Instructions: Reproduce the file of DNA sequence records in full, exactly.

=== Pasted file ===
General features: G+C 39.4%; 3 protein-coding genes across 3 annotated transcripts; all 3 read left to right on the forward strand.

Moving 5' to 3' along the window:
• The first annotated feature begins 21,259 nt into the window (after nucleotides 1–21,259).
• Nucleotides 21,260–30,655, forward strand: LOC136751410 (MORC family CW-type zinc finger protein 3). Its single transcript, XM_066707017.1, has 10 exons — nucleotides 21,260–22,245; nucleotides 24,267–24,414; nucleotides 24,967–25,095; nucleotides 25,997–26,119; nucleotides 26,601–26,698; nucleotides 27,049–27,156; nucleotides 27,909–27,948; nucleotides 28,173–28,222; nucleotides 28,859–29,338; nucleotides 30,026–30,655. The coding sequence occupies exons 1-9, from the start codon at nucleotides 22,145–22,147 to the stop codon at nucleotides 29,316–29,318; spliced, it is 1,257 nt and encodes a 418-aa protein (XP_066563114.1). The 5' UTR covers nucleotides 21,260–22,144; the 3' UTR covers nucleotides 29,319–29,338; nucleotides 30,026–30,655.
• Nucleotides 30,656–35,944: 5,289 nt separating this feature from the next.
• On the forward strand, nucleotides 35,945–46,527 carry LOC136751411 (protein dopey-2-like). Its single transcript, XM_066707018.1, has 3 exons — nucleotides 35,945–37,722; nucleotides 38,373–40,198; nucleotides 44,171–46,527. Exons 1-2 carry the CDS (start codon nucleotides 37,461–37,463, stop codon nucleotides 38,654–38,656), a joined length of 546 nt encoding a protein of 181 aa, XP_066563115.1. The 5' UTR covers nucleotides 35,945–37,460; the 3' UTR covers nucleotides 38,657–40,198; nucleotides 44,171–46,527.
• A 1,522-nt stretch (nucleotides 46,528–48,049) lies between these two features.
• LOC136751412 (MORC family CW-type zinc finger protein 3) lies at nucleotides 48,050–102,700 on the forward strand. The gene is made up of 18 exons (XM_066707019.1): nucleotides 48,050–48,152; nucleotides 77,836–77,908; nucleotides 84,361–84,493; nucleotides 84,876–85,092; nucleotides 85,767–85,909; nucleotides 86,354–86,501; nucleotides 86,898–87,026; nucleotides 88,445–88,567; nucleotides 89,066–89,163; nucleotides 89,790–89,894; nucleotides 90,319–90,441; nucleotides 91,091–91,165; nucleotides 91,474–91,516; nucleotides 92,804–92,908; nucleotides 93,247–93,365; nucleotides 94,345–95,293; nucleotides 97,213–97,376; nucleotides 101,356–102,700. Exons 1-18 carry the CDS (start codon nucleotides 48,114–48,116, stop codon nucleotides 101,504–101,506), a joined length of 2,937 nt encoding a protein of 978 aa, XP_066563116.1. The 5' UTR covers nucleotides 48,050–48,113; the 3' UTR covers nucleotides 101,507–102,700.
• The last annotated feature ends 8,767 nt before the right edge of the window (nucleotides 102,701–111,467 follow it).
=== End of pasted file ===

General features: G+C 39.4%; 3 protein-coding genes across 3 annotated transcripts; all 3 read left to right on the forward strand.

Moving 5' to 3' along the window:
• The first annotated feature begins 21,259 nt into the window (after nucleotides 1–21,259).
• Nucleotides 21,260–30,655, forward strand: LOC136751410 (MORC family CW-type zinc finger protein 3). Its single transcript, XM_066707017.1, has 10 exons — nucleotides 21,260–22,245; nucleotides 24,267–24,414; nucleotides 24,967–25,095; nucleotides 25,997–26,119; nucleotides 26,601–26,698; nucleotides 27,049–27,156; nucleotides 27,909–27,948; nucleotides 28,173–28,222; nucleotides 28,859–29,338; nucleotides 30,026–30,655. The coding sequence occupies exons 1-9, from the start codon at nucleotides 22,145–22,147 to the stop codon at nucleotides 29,316–29,318; spliced, it is 1,257 nt and encodes a 418-aa protein (XP_066563114.1). The 5' UTR covers nucleotides 21,260–22,144; the 3' UTR covers nucleotides 29,319–29,338; nucleotides 30,026–30,655.
• Nucleotides 30,656–35,944: 5,289 nt separating this feature from the next.
• On the forward strand, nucleotides 35,945–46,527 carry LOC136751411 (protein dopey-2-like). Its single transcript, XM_066707018.1, has 3 exons — nucleotides 35,945–37,722; nucleotides 38,373–40,198; nucleotides 44,171–46,527. Exons 1-2 carry the CDS (start codon nucleotides 37,461–37,463, stop codon nucleotides 38,654–38,656), a joined length of 546 nt encoding a protein of 181 aa, XP_066563115.1. The 5' UTR covers nucleotides 35,945–37,460; the 3' UTR covers nucleotides 38,657–40,198; nucleotides 44,171–46,527.
• A 1,522-nt stretch (nucleotides 46,528–48,049) lies between these two features.
• LOC136751412 (MORC family CW-type zinc finger protein 3) lies at nucleotides 48,050–102,700 on the forward strand. The gene is made up of 18 exons (XM_066707019.1): nucleotides 48,050–48,152; nucleotides 77,836–77,908; nucleotides 84,361–84,493; nucleotides 84,876–85,092; nucleotides 85,767–85,909; nucleotides 86,354–86,501; nucleotides 86,898–87,026; nucleotides 88,445–88,567; nucleotides 89,066–89,163; nucleotides 89,790–89,894; nucleotides 90,319–90,441; nucleotides 91,091–91,165; nucleotides 91,474–91,516; nucleotides 92,804–92,908; nucleotides 93,247–93,365; nucleotides 94,345–95,293; nucleotides 97,213–97,376; nucleotides 101,356–102,700. Exons 1-18 carry the CDS (start codon nucleotides 48,114–48,116, stop codon nucleotides 101,504–101,506), a joined length of 2,937 nt encoding a protein of 978 aa, XP_066563116.1. The 5' UTR covers nucleotides 48,050–48,113; the 3' UTR covers nucleotides 101,507–102,700.
• The last annotated feature ends 8,767 nt before the right edge of the window (nucleotides 102,701–111,467 follow it).